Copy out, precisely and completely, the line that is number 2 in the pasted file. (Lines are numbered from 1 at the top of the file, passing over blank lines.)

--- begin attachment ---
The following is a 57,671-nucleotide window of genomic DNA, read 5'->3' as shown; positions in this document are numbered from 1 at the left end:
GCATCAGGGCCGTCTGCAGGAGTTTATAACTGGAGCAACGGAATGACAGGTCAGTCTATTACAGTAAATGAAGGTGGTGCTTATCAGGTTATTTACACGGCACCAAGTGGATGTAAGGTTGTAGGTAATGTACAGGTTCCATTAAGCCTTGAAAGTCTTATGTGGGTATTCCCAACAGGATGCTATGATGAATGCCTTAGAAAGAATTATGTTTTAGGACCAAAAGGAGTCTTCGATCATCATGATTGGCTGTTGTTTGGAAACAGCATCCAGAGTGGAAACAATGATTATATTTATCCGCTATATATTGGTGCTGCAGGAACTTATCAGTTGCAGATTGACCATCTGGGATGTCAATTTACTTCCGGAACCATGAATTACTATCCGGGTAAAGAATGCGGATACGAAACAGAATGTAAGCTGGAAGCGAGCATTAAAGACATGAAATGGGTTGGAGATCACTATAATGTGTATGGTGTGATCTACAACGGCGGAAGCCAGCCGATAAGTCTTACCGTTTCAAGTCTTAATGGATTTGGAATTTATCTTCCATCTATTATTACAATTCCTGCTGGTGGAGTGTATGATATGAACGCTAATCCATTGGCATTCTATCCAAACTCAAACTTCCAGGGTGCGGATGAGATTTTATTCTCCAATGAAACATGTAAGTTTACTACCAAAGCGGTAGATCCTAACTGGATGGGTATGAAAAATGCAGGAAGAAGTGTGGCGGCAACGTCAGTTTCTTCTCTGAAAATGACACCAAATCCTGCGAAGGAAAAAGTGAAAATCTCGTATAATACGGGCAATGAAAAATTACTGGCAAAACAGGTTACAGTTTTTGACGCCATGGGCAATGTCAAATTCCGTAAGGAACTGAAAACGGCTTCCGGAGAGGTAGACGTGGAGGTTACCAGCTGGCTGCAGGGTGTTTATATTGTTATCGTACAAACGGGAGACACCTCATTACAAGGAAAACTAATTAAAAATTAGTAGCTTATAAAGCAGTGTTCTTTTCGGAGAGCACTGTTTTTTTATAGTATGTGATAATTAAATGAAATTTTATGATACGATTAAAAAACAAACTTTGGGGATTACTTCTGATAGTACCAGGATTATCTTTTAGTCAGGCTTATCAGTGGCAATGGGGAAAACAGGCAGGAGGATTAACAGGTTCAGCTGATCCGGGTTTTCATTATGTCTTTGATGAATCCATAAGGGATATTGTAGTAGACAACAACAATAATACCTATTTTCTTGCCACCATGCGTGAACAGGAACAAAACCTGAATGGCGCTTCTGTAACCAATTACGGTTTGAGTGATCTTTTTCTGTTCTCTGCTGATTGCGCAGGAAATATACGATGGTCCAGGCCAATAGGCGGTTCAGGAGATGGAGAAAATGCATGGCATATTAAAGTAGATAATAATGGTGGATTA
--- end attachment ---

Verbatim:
GCATCAGGGCCGTCTGCAGGAGTTTATAACTGGAGCAACGGAATGACAGGTCAGTCTATTACAGTAAATGAAGGTGGTGCTTATCAGGTTATTTACACGGCACCAAGTGGATGTAAGGTTGTAGGTAATGTACAGGTTCCATTAAGCCTTGAAAGTCTTATGTGGGTATTCCCAACAGGATGCTATGATGAATGCCTTAGAAAGAATTATGTTTTAGGACCAAAAGGAGTCTTCGATCATCATGATTGGCTGTTGTTTGGAAACAGCATCCAGAGTGGAAACAATGATTATATTTATCCGCTATATATTGGTGCTGCAGGAACTTATCAGTTGCAGATTGACCATCTGGGATGTCAATTTACTTCCGGAACCATGAATTACTATCCGGGTAAAGAATGCGGATACGAAACAGAATGTAAGCTGGAAGCGAGCATTAAAGACATGAAATGGGTTGGAGATCACTATAATGTGTATGGTGTGATCTACAACGGCGGAAGCCAGCCGATAAGTCTTACCGTTTCAAGTCTTAATGGATTTGGAATTTATCTTCCATCTATTATTACAATTCCTGCTGGTGGAGTGTATGATATGAACGCTAATCCATTGGCATTCTATCCAAACTCAAACTTCCAGGGTGCGGATGAGATTTTATTCTCCAATGAAACATGTAAGTTTACTACCAAAGCGGTAGATCCTAACTGGATGGGTATGAAAAATGCAGGAAGAAGTGTGGCGGCAACGTCAGTTTCTTCTCTGAAAATGACACCAAATCCTGCGAAGGAAAAAGTGAAAATCTCGTATAATACGGGCAATGAAAAATTACTGGCAAAACAGGTTACAGTTTTTGACGCCATGGGCAATGTCAAATTCCGTAAGGAACTGAAAACGGCTTCCGGAGAGGTAGACGTGGAGGTTACCAGCTGGCTGCAGGGTGTTTATATTGTTATCGTACAAACGGGAGACACCTCATTACAAGGAAAACTAATTAAAAATTAGTAGCTTATAAAGCAGTGTTCTTTTCGGAGAGCACTGTTTTTTTATAGTATGTGATAATTAAATGAAATTTTATGATACGATTAAAAAACAAACTTTGGGGATTACTTCTGATAGTACCAGGATTATCTTTTAGTCAGGCTTATCAGTGGCAATGGGGAAAACAGGCAGGAGGATTAACAGGTTCAGCTGATCCGGGTTTTCATTATGTCTTTGATGAATCCATAAGGGATATTGTAGTAGACAACAACAATAATACCTATTTTCTTGCCACCATGCGTGAACAGGAACAAAACCTGAATGGCGCTTCTGTAACCAATTACGGTTTGAGTGATCTTTTTCTGTTCTCTGCTGATTGCGCAGGAAATATACGATGGTCCAGGCCAATAGGCGGTTCAGGAGATGGAGAAAATGCATGGCATATTAAAGTAGATAATAATGGTGGATTA